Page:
In future work, we will explore more classifiers and more effective approaches to integrate them in an ensemble. Moreover, we will explore proper approaches for handling the large open dictionary and even more knowledge resources. Finally, we will further improve the performance by investigating more on conjunctive and disjunctive construction, the synonym phenomenon and the name alias phenomenon.

Availability

Technology license is available with a bilateral agreement. Please contact Dr. Su Jian (the 4th author SJ: sujian@i2r.a-star.edu.sg) for details.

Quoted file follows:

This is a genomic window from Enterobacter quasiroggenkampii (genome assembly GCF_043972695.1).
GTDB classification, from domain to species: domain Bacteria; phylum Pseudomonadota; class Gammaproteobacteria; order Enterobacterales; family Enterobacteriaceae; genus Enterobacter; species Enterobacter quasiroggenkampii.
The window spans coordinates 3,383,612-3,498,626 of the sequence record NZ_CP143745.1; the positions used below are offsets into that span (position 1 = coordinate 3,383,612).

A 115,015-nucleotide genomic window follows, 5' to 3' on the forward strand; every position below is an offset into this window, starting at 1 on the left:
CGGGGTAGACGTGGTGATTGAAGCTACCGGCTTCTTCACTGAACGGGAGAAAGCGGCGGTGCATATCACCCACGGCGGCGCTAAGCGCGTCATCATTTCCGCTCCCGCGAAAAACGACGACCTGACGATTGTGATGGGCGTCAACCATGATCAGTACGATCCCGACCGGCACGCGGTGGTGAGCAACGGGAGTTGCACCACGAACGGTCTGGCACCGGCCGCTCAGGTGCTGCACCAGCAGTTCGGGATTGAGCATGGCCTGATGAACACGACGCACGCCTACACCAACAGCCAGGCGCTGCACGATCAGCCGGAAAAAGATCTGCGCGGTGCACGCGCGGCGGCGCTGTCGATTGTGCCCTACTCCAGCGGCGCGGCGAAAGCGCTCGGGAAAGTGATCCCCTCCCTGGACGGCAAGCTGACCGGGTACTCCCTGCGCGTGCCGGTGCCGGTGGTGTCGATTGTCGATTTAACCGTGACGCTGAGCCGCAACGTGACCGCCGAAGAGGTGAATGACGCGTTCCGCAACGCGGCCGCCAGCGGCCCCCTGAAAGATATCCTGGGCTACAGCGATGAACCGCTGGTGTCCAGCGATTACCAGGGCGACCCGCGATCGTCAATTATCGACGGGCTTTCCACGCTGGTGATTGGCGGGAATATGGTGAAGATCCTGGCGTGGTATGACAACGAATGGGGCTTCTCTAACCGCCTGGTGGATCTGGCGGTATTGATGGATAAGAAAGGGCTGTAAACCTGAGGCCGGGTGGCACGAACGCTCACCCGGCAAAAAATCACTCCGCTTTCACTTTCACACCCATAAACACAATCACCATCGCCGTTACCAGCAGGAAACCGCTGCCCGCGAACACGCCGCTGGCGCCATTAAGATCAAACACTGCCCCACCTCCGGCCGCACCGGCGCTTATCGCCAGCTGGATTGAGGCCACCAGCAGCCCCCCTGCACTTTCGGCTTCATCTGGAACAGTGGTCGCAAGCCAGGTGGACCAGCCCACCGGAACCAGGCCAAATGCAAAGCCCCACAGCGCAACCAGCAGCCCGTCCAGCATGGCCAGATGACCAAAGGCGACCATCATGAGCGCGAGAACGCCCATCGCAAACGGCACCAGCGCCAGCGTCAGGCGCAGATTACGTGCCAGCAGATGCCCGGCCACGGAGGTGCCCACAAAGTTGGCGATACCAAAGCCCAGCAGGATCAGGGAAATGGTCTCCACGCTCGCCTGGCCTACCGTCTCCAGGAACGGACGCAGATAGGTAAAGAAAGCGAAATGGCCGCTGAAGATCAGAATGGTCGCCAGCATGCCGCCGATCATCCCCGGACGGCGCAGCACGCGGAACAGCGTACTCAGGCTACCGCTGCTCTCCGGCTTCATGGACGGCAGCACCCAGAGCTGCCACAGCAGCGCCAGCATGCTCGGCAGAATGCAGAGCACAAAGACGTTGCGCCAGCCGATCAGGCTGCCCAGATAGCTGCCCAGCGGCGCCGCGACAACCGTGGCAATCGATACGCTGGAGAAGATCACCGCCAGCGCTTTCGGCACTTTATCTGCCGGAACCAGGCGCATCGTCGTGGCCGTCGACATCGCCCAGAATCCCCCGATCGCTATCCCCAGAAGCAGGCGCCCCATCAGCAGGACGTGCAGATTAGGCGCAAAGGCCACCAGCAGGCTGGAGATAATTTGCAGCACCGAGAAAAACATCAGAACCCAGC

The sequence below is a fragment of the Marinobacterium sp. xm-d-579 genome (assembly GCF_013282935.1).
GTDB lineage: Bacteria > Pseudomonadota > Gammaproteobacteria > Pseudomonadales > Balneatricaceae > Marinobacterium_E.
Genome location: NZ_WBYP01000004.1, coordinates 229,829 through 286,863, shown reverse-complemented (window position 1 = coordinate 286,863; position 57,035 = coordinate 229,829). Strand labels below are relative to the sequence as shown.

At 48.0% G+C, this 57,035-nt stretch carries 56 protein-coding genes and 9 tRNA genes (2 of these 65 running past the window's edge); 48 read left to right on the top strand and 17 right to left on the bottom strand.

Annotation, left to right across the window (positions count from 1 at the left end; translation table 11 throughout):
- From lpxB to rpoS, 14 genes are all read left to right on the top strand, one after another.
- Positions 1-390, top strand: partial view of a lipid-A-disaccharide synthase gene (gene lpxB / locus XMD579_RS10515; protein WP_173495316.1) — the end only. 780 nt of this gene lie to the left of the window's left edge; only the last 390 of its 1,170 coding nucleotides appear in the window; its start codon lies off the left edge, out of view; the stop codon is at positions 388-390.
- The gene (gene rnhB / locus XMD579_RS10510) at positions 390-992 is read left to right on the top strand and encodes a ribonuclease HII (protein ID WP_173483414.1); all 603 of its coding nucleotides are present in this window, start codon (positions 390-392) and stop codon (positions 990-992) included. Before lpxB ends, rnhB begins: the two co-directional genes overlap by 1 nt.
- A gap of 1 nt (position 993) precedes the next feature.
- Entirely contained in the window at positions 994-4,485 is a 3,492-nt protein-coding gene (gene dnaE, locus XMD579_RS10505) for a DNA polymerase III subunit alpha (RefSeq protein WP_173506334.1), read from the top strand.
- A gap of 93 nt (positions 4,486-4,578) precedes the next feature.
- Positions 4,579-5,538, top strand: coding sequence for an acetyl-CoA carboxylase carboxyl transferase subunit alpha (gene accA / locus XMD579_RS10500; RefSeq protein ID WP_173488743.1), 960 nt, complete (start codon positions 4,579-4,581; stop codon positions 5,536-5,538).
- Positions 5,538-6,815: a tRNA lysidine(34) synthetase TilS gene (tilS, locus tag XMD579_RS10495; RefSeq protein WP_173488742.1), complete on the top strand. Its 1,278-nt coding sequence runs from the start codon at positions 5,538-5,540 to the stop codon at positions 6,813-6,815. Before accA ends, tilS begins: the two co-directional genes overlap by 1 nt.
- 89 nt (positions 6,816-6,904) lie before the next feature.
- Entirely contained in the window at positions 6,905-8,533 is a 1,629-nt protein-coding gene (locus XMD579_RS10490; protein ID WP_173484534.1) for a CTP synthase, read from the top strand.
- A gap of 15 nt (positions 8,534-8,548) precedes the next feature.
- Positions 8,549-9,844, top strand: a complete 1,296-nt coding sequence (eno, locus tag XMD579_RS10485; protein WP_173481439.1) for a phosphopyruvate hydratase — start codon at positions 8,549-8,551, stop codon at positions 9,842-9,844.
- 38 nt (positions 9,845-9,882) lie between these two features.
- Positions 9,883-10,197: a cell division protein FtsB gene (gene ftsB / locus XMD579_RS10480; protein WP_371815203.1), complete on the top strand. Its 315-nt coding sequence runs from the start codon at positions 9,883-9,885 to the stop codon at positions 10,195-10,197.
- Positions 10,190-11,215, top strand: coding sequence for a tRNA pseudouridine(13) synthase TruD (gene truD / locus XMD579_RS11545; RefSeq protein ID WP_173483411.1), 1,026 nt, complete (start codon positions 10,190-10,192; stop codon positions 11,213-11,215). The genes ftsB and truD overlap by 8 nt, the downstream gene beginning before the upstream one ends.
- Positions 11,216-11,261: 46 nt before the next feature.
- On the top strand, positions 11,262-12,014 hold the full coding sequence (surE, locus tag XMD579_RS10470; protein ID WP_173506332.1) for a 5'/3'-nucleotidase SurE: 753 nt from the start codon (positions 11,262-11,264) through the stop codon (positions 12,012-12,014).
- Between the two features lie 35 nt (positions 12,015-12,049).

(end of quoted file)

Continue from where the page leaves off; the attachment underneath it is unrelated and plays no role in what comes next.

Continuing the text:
Authors' contributions

ZGD carried out the studies in DHMMs and the majority voting strategy, took in-charge of the whole system and drafted the manuscript. SD implemented the SVM, the abbreviation resolution and dictionary matching module. ZJ implemented the SVM, the abbreviation resolution and name refinement modules. SJ initiated the multi-classifier approach, organizedand coordinated the above efforts. TSH gave feed-back on biomedical name boundaries and tokenization. All authors have read and approved the final manuscript.

Acknowledgements

We would like to thank Associate Professor Ng See Kiong and Ms. Zhang Zhuo from the Institute of Infocomm Research, Singapore for providing the large open biomedical name list, although this time we didn't have enough time to make good use ofsuch a rich resource.